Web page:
Honduras' soccer win in San Salvador on October 14, guaranteeing a World Cup berth for the Catrachos in South Africa in 2010, has potentially muddled negotiations to resolve the political crisis that erupted on June 28. As I noted in this space last week and also in Sports Illustrated, the prospect of a Honduran berth in the World Cup would provide the de facto government with the opportunity to use the result to rally the population around the flag, potentially providing an excuse to remain intransigent in the face of immense international pressure.
Indeed, with the declaration of yesterday as a national holiday, that is exactly what the Micheletti government did. But wait, it gets even more cynical, because just as the determining game was getting underway in San Salvador, a Micheletti spokesman was walking away from an apparent agreement in principal that had been struck by the opposing parties earlier in the day to resolve the crisis. The calculation now appears to be that the Honduran win will buy additional time for the de facto government in its efforts to keep the deposed president Zelaya holed up in the Brazilian Embassy.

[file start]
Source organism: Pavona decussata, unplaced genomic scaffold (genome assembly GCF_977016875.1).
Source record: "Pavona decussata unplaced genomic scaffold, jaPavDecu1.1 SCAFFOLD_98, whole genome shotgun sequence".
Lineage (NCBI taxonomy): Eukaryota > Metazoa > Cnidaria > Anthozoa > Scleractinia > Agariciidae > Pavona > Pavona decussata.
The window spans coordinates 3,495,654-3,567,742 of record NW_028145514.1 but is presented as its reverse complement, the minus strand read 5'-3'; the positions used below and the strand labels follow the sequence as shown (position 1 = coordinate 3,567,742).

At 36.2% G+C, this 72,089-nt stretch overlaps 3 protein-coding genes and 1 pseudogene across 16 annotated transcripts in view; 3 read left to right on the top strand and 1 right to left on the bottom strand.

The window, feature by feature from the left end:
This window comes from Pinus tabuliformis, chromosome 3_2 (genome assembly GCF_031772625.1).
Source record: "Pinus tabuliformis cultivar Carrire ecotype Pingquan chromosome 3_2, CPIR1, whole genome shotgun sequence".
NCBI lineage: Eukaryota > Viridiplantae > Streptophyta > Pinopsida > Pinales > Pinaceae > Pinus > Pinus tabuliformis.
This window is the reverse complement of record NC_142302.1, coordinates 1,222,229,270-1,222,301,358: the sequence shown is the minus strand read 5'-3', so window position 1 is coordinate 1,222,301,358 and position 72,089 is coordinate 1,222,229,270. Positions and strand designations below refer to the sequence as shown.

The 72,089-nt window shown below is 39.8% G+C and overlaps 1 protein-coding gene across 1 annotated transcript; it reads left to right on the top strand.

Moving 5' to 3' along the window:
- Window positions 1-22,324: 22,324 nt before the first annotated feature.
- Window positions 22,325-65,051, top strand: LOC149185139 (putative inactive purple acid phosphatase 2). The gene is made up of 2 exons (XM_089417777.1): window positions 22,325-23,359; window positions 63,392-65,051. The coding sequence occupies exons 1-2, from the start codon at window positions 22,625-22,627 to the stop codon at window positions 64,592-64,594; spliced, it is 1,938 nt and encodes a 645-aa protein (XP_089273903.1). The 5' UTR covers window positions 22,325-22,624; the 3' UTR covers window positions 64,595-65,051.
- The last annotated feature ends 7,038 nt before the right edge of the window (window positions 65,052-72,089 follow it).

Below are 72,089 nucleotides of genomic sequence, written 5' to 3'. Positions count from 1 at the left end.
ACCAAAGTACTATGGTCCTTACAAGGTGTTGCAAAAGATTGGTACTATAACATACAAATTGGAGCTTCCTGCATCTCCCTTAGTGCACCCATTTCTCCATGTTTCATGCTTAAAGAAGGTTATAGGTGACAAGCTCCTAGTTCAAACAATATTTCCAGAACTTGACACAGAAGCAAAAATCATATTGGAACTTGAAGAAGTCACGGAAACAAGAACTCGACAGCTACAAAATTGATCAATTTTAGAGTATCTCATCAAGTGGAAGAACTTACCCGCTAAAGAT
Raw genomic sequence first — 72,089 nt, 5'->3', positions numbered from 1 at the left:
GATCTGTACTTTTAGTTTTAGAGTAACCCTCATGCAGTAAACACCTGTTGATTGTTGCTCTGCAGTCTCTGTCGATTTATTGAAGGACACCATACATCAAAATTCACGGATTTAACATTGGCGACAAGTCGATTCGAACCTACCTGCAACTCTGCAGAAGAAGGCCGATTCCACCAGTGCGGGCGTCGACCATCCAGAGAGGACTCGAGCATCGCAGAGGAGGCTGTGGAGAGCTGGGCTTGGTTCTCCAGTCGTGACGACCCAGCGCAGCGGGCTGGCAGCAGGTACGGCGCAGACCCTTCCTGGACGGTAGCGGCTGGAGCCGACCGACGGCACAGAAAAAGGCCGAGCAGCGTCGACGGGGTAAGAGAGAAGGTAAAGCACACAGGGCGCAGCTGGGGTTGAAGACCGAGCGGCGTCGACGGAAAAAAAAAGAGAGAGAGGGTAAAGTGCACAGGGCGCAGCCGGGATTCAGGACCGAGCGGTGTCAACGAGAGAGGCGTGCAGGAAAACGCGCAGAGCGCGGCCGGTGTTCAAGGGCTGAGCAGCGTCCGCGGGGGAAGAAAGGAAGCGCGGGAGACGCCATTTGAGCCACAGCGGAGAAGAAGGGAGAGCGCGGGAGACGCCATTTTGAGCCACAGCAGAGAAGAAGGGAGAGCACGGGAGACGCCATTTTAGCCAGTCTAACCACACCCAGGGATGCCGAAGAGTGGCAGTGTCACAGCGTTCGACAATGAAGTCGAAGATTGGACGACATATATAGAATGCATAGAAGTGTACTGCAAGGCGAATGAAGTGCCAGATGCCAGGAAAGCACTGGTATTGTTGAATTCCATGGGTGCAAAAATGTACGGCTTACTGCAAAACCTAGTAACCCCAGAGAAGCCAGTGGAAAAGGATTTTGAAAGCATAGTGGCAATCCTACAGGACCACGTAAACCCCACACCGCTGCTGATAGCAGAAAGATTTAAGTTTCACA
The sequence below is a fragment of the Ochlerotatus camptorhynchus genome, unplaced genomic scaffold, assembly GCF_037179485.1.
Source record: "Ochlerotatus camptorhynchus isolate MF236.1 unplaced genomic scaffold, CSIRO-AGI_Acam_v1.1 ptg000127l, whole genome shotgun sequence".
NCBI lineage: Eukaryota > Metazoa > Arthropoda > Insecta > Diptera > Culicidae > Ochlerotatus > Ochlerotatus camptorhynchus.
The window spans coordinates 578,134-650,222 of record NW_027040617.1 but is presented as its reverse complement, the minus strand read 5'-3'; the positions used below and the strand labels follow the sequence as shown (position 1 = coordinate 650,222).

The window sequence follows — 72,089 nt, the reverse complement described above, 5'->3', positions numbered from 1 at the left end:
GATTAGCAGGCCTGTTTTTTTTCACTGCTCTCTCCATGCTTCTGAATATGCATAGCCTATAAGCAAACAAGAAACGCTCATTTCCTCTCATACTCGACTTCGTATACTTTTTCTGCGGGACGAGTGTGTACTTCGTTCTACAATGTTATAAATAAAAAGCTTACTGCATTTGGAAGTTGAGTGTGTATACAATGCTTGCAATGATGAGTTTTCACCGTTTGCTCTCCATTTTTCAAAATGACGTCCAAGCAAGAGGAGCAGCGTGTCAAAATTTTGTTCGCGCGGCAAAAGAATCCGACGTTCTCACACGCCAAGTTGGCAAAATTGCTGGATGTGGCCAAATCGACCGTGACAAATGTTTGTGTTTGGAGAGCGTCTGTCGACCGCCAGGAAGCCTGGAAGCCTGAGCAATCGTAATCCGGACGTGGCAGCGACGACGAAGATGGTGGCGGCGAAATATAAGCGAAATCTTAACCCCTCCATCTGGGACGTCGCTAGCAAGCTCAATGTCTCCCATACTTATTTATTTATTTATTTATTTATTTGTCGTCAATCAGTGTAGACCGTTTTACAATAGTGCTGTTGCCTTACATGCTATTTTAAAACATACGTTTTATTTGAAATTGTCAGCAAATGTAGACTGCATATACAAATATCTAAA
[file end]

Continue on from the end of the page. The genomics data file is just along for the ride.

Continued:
Micheletti’s gambit is only the latest example of a well-worn path in Latin America of attempting to transfer good feelings resulting from international sporting victories to support the government in power. One need only think of the World Cup in Argentina in 1978, for example. More broadly, former Eastern Bloc nations routinely used sport to promote the legitimacy and superiority of their systems internationally, and Cuba continues to do so to this day, though with less overt success. It may be cynical and heavy-handed, but it apparently still works.